“No two people in the world are the same, so we can’t expect batsmen to bat the same. There are hundreds of millions of cricketers in the world and nobody bats or bowls the same way. If you are naturally an unorthodox player, and you’re successful like a Steve Smith or a Jasprit Bumrah - they are the best in the world at what they do - then go ahead. In my view, Bumrah is the best bowler in the world and in Test cricket, Smith is the standout player, perhaps second to Don Bradman,” he added.
As fond as Wellings is of Bumrah and Smith, another cricketer the coach holds in high regards is England’s wicketkeeper batsman Jos Buttler. Arguably England’s first global T20 cricketer, Buttler’s ability to kill the opposition with softness makes him a rare breed. But while Buttler is a talent in his own rights, he possibly couldn’t have reached where he has, had a certain Kevin Pietersen not broken the barriers of unorthodoxy during the 2005 Ashes series.
“Jos Buttler is a maverick player and I would say before him Kevin Pietersen changed English mentality. The way he played the Australians - slog-sweeping Warne and coming down the wicket to Glenn McGrath, I would preach a willingness to accept unorthodoxy and not try and make everyone bat the same way,” Wellings says.
Another player he sees potential in is the man responsible for England’s turnaround at last year’s World Cup, Jason Roy. With England losing back-to-back games to Australia and Sri Lanka, they suddenly weren’t the favourites, but when Roy returned having recovered from a shoulder injury, his scores of 66, 60 and 85 against India, New Zealand and Australia turned things around for the hosts. He finished the tournament with 443 runs at an average of 63.28, and with the Ashes approaching, it was obvious England would hand Roy his Test debut. But from the high of the World Cup, Roy plummeted to the depth of a forgettable Ashes as he managed just 110 runs from eight innings.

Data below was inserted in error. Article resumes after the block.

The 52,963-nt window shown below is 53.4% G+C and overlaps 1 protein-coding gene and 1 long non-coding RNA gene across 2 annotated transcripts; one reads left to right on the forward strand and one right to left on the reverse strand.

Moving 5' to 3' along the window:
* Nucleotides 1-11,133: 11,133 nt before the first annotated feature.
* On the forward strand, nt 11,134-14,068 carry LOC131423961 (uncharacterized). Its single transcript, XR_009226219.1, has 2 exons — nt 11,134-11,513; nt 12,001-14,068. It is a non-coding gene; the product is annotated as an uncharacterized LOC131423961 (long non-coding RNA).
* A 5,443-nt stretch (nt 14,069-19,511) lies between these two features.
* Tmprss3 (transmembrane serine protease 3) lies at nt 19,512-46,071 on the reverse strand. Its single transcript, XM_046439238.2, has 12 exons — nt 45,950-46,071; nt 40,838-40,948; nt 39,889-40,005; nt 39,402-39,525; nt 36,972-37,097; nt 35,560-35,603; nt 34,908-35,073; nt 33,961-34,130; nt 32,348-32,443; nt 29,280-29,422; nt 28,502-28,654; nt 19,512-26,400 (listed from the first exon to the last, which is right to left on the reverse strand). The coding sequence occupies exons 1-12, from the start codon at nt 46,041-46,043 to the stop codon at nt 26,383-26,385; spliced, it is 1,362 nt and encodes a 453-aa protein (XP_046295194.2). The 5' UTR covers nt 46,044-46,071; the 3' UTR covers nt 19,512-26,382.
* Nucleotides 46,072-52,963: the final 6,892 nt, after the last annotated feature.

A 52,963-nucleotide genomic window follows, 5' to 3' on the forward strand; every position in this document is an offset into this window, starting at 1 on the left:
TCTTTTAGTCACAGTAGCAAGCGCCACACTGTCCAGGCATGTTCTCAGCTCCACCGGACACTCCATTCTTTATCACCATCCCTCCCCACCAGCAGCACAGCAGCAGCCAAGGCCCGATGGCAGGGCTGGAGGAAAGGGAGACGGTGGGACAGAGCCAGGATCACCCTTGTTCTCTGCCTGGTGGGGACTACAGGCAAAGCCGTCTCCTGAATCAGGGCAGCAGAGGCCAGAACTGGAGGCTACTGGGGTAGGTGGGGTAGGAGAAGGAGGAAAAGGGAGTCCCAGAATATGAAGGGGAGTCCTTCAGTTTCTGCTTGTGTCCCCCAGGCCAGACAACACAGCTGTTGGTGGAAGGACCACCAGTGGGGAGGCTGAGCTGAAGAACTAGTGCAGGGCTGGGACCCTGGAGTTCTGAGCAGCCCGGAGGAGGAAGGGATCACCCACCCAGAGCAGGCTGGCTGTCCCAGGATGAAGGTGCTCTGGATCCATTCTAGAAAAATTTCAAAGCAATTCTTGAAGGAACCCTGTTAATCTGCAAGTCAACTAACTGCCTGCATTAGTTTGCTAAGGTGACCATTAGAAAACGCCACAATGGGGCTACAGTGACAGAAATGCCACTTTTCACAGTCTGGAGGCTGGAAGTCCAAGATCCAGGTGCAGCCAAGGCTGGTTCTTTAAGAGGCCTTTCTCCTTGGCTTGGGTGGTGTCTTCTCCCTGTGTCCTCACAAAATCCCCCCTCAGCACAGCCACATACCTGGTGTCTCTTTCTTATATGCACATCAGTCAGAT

“I think Jason Roy is right up there, perhaps one of the best white-ball batters in the world talent wise. His ball-striking is just amazing. I’m sure the selectors must have looked at him and thought absolutely. We’ve tried all these different guys and he’s got more natural ability, so why not give him a go?,” Wellings pointed out.
“England have always lacked, since Marcus Trescothick, an aggressive opening batsman, someone who puts the pressure back on the opposition, like Sehwag did for India. However, the wickets now are doing more than they used to. So in my mind, I feel the top three now just need to do your Jonathan Trott, Alastair Cook or Cheteshwar Pujara kind of stuff and see off the new ball. Then the greater depth of batting - which England are really good at - when the bowlers are tiring, can really be used to advantage.”
So what advice would Wellings be willing to share with Roy?
“The one thing I would want Jason to do is probably play the ball a little bit late, and also in terms of driving in Test cricket, I would advise any player to drive within their eyeline. What top bowlers want you to do is drive towards covers early on. Look at James Vince; he’s a sensational talent, but he’s got himself out driving outside off a heck of a lot.”